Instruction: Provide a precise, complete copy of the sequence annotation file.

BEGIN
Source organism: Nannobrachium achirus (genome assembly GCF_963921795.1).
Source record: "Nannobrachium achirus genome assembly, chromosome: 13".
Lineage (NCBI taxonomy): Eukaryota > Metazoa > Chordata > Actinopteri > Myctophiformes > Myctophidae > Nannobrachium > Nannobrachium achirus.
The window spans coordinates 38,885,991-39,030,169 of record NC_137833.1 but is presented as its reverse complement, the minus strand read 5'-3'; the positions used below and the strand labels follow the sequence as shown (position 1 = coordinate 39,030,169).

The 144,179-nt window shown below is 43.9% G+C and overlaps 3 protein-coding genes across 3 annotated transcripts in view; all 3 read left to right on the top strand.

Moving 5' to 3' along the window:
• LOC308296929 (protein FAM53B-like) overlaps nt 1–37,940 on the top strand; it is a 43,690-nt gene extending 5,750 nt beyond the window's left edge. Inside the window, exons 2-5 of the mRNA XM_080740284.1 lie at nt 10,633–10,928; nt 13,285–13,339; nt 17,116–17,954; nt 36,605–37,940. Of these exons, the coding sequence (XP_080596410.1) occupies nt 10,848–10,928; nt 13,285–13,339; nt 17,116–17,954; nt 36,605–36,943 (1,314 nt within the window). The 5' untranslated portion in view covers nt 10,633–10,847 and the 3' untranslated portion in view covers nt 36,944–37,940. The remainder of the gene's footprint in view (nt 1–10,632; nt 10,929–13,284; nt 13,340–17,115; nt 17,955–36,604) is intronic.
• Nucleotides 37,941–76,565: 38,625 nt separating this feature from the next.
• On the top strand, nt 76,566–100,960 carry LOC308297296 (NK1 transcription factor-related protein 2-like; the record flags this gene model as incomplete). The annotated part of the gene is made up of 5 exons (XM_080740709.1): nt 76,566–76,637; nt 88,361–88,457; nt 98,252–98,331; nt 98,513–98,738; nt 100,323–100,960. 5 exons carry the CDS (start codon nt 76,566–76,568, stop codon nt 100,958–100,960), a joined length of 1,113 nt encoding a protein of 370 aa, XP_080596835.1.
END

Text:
Source organism: Nannobrachium achirus (genome assembly GCF_963921795.1).
Source record: "Nannobrachium achirus genome assembly, chromosome: 13".
Lineage (NCBI taxonomy): Eukaryota > Metazoa > Chordata > Actinopteri > Myctophiformes > Myctophidae > Nannobrachium > Nannobrachium achirus.
The window spans coordinates 38,885,991-39,030,169 of record NC_137833.1 but is presented as its reverse complement, the minus strand read 5'-3'; the positions used below and the strand labels follow the sequence as shown (position 1 = coordinate 39,030,169).

The 144,179-nt window shown below is 43.9% G+C and overlaps 3 protein-coding genes across 3 annotated transcripts in view; all 3 read left to right on the top strand.

Moving 5' to 3' along the window:
• LOC308296929 (protein FAM53B-like) overlaps nt 1–37,940 on the top strand; it is a 43,690-nt gene extending 5,750 nt beyond the window's left edge. Inside the window, exons 2-5 of the mRNA XM_080740284.1 lie at nt 10,633–10,928; nt 13,285–13,339; nt 17,116–17,954; nt 36,605–37,940. Of these exons, the coding sequence (XP_080596410.1) occupies nt 10,848–10,928; nt 13,285–13,339; nt 17,116–17,954; nt 36,605–36,943 (1,314 nt within the window). The 5' untranslated portion in view covers nt 10,633–10,847 and the 3' untranslated portion in view covers nt 36,944–37,940. The remainder of the gene's footprint in view (nt 1–10,632; nt 10,929–13,284; nt 13,340–17,115; nt 17,955–36,604) is intronic.
• Nucleotides 37,941–76,565: 38,625 nt separating this feature from the next.
• On the top strand, nt 76,566–100,960 carry LOC308297296 (NK1 transcription factor-related protein 2-like; the record flags this gene model as incomplete). The annotated part of the gene is made up of 5 exons (XM_080740709.1): nt 76,566–76,637; nt 88,361–88,457; nt 98,252–98,331; nt 98,513–98,738; nt 100,323–100,960. 5 exons carry the CDS (start codon nt 76,566–76,568, stop codon nt 100,958–100,960), a joined length of 1,113 nt encoding a protein of 370 aa, XP_080596835.1.